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Tax guidelines and regulations for large money transfers into Mexico
Your recipient may not have to pay taxes on the money — but you need to tell the IRS.
Updated . What changed?
The IRS requires you to report any transfer over $10,000, and failing to file can mean hefty penalties — and in some cases even jail time.
Sending money to Mexico during the coronavirus
Self-quarantining and social distancing due to the coronavirus may impact your ability to send money to Mexico. Read our guide to find out what options are available to you.
How Mexico regulates large remittances
Mexico doesn’t levy specific inheritance, estate or gift taxes on large amounts of money transferred into the country, but your recipient may have to report the transfer as income when they file their yearly taxes.
Gifts to spouses, children and parents are exempt, but gifts to siblings are not — and if the government finds out that the stated recipient gave the money to someone else, it won’t be exempt.
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What's in this guide?
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What are the penalties in Mexico if my recipient fails to file?
If your recipient doesn’t list the transfer on their income taxes, they could be charged with tax evasion in Mexico. If they can prove that the failure to list the transfer was accidental, they’ll have to pay any taxes due, along with a penalty. If the failure to file was intentional, they can be criminally charged.
Do I have to report large transfers out of the US?
Possibly. If you’re sending more than $15,000 as a gift, sending to a foreign account in your name that holds over $10,000 or sending over $10,000 as a business, you’ll need to let the IRS know.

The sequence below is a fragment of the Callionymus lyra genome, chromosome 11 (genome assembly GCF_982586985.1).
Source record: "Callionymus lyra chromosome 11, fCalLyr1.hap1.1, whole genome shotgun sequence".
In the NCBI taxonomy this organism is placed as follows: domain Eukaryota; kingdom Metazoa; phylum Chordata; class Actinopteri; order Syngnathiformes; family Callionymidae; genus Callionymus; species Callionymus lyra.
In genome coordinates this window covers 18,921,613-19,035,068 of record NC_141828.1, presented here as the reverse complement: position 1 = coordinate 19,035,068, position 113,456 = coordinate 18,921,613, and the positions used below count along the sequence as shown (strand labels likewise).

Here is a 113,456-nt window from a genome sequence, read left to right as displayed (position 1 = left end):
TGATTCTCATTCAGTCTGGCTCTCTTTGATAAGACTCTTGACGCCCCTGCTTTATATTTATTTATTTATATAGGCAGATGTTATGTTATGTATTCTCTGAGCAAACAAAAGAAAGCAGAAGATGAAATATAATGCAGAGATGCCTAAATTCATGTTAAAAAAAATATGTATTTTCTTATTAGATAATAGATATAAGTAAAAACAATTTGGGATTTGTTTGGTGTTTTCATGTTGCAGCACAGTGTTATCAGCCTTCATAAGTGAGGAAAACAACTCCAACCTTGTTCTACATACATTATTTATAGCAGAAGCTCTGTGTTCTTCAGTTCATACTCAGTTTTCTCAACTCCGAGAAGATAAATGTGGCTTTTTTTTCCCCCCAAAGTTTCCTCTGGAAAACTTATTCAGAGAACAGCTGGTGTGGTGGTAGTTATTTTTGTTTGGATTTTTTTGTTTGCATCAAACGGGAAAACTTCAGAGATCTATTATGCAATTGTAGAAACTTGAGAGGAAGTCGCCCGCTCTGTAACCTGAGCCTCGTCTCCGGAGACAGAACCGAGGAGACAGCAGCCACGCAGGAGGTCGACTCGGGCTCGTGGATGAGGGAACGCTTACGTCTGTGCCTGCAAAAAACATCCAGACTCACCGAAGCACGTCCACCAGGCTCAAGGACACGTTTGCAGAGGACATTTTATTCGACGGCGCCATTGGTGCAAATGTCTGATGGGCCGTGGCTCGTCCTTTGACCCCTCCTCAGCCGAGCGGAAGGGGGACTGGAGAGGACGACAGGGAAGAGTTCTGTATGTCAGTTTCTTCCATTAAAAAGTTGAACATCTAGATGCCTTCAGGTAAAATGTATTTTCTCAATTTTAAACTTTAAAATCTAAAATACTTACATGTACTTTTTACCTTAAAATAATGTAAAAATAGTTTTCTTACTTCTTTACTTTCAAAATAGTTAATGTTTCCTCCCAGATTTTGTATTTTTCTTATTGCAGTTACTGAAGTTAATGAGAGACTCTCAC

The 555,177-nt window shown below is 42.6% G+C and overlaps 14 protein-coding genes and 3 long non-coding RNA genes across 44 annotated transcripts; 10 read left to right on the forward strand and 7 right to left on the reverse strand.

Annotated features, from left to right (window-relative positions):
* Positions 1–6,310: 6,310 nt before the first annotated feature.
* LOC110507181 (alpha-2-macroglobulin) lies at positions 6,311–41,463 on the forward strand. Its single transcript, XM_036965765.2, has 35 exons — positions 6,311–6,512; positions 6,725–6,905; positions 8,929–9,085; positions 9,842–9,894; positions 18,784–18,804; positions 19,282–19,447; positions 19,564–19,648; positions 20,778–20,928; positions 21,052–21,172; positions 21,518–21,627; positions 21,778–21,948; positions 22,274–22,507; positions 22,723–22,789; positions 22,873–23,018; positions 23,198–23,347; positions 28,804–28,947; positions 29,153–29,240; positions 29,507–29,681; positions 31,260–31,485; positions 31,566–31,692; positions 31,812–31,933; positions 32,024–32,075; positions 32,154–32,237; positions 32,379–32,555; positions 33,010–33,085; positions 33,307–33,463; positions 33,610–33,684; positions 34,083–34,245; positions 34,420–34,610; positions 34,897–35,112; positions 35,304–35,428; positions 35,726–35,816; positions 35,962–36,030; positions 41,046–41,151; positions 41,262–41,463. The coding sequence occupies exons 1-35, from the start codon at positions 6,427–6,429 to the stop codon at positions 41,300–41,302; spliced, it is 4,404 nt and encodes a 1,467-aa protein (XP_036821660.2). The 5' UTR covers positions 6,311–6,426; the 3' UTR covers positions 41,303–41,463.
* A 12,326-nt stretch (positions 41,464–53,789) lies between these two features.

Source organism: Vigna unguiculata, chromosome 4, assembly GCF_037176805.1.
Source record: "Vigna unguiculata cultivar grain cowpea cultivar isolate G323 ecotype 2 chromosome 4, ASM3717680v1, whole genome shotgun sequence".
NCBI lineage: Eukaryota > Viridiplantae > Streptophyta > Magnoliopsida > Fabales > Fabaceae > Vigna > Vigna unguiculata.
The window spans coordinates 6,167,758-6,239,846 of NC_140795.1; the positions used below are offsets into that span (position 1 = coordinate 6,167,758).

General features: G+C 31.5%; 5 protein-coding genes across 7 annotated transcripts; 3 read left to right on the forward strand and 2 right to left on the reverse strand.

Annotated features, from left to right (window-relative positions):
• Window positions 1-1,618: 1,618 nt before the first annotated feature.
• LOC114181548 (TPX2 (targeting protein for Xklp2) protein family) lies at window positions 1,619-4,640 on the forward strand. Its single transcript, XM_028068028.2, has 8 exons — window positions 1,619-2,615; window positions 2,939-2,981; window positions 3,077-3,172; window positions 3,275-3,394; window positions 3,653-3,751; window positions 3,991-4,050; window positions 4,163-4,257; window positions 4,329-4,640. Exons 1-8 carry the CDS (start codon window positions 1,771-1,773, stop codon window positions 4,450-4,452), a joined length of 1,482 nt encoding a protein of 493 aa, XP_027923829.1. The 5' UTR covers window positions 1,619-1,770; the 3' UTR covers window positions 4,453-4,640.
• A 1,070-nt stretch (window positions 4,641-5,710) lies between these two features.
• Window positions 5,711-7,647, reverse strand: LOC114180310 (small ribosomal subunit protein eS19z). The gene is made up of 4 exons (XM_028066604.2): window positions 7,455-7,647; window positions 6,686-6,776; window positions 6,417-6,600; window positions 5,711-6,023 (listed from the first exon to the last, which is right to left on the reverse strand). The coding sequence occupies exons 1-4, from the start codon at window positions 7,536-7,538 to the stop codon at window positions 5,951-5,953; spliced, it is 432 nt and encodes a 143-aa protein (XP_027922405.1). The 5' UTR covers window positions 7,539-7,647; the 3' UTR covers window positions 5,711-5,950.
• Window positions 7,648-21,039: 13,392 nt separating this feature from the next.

By law, banks report cash transactions into and out of the country. Money transfer companies are sometimes held to reporting thresholds as low as $1,000. With so much attention paid to money entering and leaving the country, the government will likely discover if you fail to report large sums out of the US.
How much money can I send to Mexico?
There is no legal limit on the amount of money you can send to Mexico. Different money transfer providers will impose their own limits when sending to Mexico from the US, for example:
- Western Union’s sending limit to Mexico is $5,000.
- Xoom’s sending limit to Mexico is $10,000.
- MoneyGram’s sending limit to Mexico is $10,000.
- TransferWise’s sending limit to Mexico is $1,000,000
When sending large amounts of money you’ll want to go with providers that have extremely high limits or no limit at all. TransferWise’s $1,000,000 limit is useful, but compare XE against TransferWise as it offers competitive fees and no sending limit.
How can my recipient in Mexico get the money?
How your friends and family receive your money transfer depends on the provider and method you’ve used to deliver it. Available options include direct bank transfers, cash pickup and mobile wallet deposits. If you’re sending cash, your recipient may need to show ID or a transaction number to pick up the funds.
As with all international money transfers, be wary of potential fraud and only send money to people you know. Using a reputable provider can safeguard you from potential scams.
How to send money to Mexico
When it comes to tax regulations, Mexico is an easy country to send money to. Your recipient won’t have to fill out any extra forms, and depending on how much you’re sending and who you’re sending it to, you might not have to, either.
Before you start your transfer, compare international money transfer providers to make sure you’re getting the best deal on fees and exchange rates.
Frequently asked questions
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